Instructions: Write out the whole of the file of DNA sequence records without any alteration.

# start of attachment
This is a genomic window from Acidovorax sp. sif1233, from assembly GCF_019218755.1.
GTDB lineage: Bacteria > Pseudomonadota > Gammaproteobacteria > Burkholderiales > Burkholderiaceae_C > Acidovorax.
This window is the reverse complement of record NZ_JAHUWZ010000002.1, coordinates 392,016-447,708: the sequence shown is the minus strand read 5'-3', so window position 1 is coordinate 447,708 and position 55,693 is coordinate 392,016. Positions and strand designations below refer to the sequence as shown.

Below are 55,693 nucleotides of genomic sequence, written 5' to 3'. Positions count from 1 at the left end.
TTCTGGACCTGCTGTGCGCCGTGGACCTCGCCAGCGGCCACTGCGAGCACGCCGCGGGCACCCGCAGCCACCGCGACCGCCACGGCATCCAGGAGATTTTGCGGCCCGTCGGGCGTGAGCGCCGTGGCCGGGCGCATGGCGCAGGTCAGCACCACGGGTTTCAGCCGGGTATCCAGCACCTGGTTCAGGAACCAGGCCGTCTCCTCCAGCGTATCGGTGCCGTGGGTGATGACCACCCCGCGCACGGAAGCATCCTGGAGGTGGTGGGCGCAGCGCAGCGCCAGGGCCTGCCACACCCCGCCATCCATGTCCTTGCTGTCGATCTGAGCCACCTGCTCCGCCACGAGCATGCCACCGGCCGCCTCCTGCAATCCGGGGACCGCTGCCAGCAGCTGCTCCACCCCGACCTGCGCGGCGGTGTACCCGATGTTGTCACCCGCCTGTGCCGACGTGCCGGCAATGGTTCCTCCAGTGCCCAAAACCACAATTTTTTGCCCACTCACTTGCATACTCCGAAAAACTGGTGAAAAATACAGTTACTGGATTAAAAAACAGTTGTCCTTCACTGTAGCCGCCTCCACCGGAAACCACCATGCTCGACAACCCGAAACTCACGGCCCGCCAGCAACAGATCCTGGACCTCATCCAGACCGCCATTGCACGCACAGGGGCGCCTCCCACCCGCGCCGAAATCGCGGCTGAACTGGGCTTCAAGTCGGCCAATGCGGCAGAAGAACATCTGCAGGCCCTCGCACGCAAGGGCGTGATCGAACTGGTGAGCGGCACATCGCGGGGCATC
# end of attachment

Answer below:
This is a genomic window from Acidovorax sp. sif1233, from assembly GCF_019218755.1.
GTDB lineage: Bacteria > Pseudomonadota > Gammaproteobacteria > Burkholderiales > Burkholderiaceae_C > Acidovorax.
This window is the reverse complement of record NZ_JAHUWZ010000002.1, coordinates 392,016-447,708: the sequence shown is the minus strand read 5'-3', so window position 1 is coordinate 447,708 and position 55,693 is coordinate 392,016. Positions and strand designations below refer to the sequence as shown.

Below are 55,693 nucleotides of genomic sequence, written 5' to 3'. Positions count from 1 at the left end.
TTCTGGACCTGCTGTGCGCCGTGGACCTCGCCAGCGGCCACTGCGAGCACGCCGCGGGCACCCGCAGCCACCGCGACCGCCACGGCATCCAGGAGATTTTGCGGCCCGTCGGGCGTGAGCGCCGTGGCCGGGCGCATGGCGCAGGTCAGCACCACGGGTTTCAGCCGGGTATCCAGCACCTGGTTCAGGAACCAGGCCGTCTCCTCCAGCGTATCGGTGCCGTGGGTGATGACCACCCCGCGCACGGAAGCATCCTGGAGGTGGTGGGCGCAGCGCAGCGCCAGGGCCTGCCACACCCCGCCATCCATGTCCTTGCTGTCGATCTGAGCCACCTGCTCCGCCACGAGCATGCCACCGGCCGCCTCCTGCAATCCGGGGACCGCTGCCAGCAGCTGCTCCACCCCGACCTGCGCGGCGGTGTACCCGATGTTGTCACCCGCCTGTGCCGACGTGCCGGCAATGGTTCCTCCAGTGCCCAAAACCACAATTTTTTGCCCACTCACTTGCATACTCCGAAAAACTGGTGAAAAATACAGTTACTGGATTAAAAAACAGTTGTCCTTCACTGTAGCCGCCTCCACCGGAAACCACCATGCTCGACAACCCGAAACTCACGGCCCGCCAGCAACAGATCCTGGACCTCATCCAGACCGCCATTGCACGCACAGGGGCGCCTCCCACCCGCGCCGAAATCGCGGCTGAACTGGGCTTCAAGTCGGCCAATGCGGCAGAAGAACATCTGCAGGCCCTCGCACGCAAGGGCGTGATCGAACTGGTGAGCGGCACATCGCGGGGCATC